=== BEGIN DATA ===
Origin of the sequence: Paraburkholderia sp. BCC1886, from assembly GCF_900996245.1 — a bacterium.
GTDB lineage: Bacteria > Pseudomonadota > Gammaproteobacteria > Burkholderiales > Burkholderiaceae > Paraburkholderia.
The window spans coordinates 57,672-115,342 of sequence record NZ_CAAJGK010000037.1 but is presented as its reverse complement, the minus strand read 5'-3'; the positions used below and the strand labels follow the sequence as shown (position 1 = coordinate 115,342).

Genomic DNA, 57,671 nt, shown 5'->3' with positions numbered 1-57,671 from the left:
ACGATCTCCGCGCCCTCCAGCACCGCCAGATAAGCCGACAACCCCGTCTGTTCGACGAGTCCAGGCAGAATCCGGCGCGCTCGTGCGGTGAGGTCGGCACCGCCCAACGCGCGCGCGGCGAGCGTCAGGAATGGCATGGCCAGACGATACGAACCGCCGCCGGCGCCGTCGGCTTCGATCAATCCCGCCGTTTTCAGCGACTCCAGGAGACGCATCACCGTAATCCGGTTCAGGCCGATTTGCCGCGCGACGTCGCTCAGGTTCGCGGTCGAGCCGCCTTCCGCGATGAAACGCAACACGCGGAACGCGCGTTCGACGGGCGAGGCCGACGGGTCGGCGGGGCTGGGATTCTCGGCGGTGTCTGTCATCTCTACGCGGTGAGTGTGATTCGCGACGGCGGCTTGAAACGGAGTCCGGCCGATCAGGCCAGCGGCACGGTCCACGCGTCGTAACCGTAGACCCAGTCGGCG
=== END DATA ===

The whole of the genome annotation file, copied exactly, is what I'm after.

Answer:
Origin of the sequence: Paraburkholderia sp. BCC1886, from assembly GCF_900996245.1 — a bacterium.
GTDB lineage: Bacteria > Pseudomonadota > Gammaproteobacteria > Burkholderiales > Burkholderiaceae > Paraburkholderia.
The window spans coordinates 57,672-115,342 of sequence record NZ_CAAJGK010000037.1 but is presented as its reverse complement, the minus strand read 5'-3'; the positions used below and the strand labels follow the sequence as shown (position 1 = coordinate 115,342).

Genomic DNA, 57,671 nt, shown 5'->3' with positions numbered 1-57,671 from the left:
ACGATCTCCGCGCCCTCCAGCACCGCCAGATAAGCCGACAACCCCGTCTGTTCGACGAGTCCAGGCAGAATCCGGCGCGCTCGTGCGGTGAGGTCGGCACCGCCCAACGCGCGCGCGGCGAGCGTCAGGAATGGCATGGCCAGACGATACGAACCGCCGCCGGCGCCGTCGGCTTCGATCAATCCCGCCGTTTTCAGCGACTCCAGGAGACGCATCACCGTAATCCGGTTCAGGCCGATTTGCCGCGCGACGTCGCTCAGGTTCGCGGTCGAGCCGCCTTCCGCGATGAAACGCAACACGCGGAACGCGCGTTCGACGGGCGAGGCCGACGGGTCGGCGGGGCTGGGATTCTCGGCGGTGTCTGTCATCTCTACGCGGTGAGTGTGATTCGCGACGGCGGCTTGAAACGGAGTCCGGCCGATCAGGCCAGCGGCACGGTCCACGCGTCGTAACCGTAGACCCAGTCGGCG